Another source of higher costs in the US is a tort liability system like no other on planet earth. Costs of malpractice claims here are typically 10 or 20 times the cost of other countries. Perhaps more costly than the insurance premiums is the defensive medicine, where procedures are done for no good medical reason, but simply to help defend a potential lawsuit.

    1. http://www.motherjones.com/kevin-drum/2010/02/john-mccain-and-californias-caps

    2. Interesting article.. As an expert in California malpractice insurance, I will resist presenting a dissertation on the subject, since malpractice is somewhat peripheral to Bob's point.

      If I had had the power to reform malpractice, I'd change the law to permit patients to sign away their right to sue in exchange for lower medical fees. I think a lot of patients would take advantage of this opportunity, especially if health insurance were structured so that the patient, rather than the health insurer, got the benefit of the lower medical fee.

      I'm dreaming. Courts have held that the Constitution prohibits giving patients this option. Today's very Democratic CA legislature isn't going to pass a law that substantially cuts into the income of plaintiff's attorneys -- a prime Democratic constituency. And, even if they did, the courts would rule it unconstitutional.

    3. Slightly off-topic, but since you brought up medical malpractice.
      Medical malpractice insurance costs go up, even when cases of medical malpractice go down. This is because the insurance companies need higher profits and sometimes get less ROI due to the stock or bond markets going down.


    4. Texas is one of the most physician friendly med mal environments in the country. How does that translated into reduced patient costs? Last time I checked they were one of the top four medicare billing states on a per capita basis. There is NO DATA to support the view that malpractice reform translates into lower costs. This is a Republican talking point, which is typically used as a substitute for honest discussion about the cost drivers in medicine. At one time in the southern part of my state (Florida) malpractice rates for OB/GYN were such that the majority of that subspecialty 'went bare', hiding their assets from litigation via bankruptcy attorneys. Do you think that they passed the savings on to the consumer? The idea that an individual would forfeit his legal right to redress for harm done to him that might impact his entire family is, needless to say, sophomoric and ridiculous.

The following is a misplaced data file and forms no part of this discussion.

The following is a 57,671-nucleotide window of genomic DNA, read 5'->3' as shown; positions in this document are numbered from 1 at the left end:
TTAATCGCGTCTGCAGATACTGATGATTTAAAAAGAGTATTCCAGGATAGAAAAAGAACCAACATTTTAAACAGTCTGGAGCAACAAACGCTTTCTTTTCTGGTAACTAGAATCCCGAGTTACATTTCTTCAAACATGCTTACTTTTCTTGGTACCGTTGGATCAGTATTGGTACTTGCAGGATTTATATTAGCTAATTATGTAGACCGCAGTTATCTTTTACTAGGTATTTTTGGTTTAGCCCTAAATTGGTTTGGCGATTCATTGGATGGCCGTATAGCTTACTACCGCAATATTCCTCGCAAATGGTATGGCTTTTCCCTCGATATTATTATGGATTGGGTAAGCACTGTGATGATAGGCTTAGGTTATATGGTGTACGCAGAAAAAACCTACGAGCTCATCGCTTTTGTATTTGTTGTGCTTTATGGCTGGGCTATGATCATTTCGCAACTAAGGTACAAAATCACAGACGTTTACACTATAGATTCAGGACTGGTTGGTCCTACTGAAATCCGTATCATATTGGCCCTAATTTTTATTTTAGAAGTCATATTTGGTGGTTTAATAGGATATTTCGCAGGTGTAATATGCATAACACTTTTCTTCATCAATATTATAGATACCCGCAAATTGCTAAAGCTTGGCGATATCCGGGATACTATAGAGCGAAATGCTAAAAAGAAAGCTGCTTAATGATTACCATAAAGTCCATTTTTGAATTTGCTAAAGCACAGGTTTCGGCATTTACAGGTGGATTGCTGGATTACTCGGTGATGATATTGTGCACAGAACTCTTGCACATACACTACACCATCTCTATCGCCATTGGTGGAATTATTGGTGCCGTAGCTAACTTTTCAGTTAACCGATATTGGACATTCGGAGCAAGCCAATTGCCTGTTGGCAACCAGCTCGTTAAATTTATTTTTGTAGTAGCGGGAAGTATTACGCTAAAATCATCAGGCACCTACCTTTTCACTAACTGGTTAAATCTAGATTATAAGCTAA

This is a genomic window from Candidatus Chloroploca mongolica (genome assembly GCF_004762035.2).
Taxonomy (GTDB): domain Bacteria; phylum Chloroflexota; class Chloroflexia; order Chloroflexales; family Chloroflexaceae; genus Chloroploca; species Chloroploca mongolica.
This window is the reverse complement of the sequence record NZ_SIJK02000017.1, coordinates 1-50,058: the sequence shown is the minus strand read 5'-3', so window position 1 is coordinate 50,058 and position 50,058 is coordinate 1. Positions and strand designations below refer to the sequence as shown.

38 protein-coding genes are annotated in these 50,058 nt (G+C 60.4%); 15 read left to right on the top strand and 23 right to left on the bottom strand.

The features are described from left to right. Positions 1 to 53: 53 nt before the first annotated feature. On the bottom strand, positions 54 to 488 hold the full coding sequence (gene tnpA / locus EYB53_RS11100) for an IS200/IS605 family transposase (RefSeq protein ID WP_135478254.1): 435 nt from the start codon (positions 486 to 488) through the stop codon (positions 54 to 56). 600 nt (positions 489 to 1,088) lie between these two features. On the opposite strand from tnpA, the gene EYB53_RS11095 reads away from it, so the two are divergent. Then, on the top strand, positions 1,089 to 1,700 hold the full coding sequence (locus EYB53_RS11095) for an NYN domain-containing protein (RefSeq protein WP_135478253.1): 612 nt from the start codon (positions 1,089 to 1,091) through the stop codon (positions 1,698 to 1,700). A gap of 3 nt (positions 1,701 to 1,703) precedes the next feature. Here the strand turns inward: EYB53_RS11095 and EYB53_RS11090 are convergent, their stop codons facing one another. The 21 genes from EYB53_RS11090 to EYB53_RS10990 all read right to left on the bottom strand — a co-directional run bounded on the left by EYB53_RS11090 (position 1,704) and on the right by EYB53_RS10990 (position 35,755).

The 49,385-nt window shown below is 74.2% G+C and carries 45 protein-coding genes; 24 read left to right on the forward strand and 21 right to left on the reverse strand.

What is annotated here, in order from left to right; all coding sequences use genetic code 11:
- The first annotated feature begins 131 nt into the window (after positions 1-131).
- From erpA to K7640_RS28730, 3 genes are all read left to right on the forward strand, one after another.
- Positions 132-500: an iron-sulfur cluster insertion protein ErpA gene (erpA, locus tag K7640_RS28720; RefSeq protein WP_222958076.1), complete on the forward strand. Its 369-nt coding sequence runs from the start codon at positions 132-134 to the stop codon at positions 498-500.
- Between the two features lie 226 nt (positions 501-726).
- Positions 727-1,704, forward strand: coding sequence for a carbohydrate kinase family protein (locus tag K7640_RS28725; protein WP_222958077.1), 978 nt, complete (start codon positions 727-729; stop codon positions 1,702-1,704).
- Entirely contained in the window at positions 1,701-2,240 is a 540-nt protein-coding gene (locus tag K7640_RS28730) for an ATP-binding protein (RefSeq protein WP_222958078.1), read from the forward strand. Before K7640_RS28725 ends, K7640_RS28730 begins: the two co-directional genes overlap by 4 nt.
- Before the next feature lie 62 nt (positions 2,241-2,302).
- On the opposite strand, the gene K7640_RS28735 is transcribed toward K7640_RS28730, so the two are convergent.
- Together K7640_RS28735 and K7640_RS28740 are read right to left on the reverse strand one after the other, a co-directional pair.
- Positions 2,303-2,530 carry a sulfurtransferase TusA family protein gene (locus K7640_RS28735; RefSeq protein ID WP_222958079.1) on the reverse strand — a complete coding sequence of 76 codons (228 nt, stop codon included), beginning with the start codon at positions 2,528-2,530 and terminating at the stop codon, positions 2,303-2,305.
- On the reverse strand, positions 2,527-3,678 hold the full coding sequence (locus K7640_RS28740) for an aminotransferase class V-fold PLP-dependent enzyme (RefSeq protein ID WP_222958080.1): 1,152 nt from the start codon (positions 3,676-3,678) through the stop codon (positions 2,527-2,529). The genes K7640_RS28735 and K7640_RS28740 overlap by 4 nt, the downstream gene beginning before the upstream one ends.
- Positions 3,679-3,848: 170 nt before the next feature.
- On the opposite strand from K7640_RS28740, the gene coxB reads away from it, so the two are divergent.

6. The highly-paid commentators on MSNBC never talk about healthcare costs for the same reason the high paid hosts of the Sunday talk shows don't. They've got awesome healthcare, with low copays and low deductibles. Even if they did have insurance with high copays and high deductibles, they make so much money they don't care.

    Any discussion about the high costs of something - or about poverty or the minimum wage or jobs being lost due to trade agreements - does not touch upon their lives. They can only discuss it in the most abstract way, therefore they don't care about it. When Rudy Giuliani went on their shows and claimed America "has the best healthcare system in the world" they didn't know how to contradict him, because for them, just like for Giuliani, it IS the best healthcare system in the world. You have to be poor, or not have insurance, or have really horrible insurance, to recognize that we have a horrible, damaged healthcare system except for the 1%.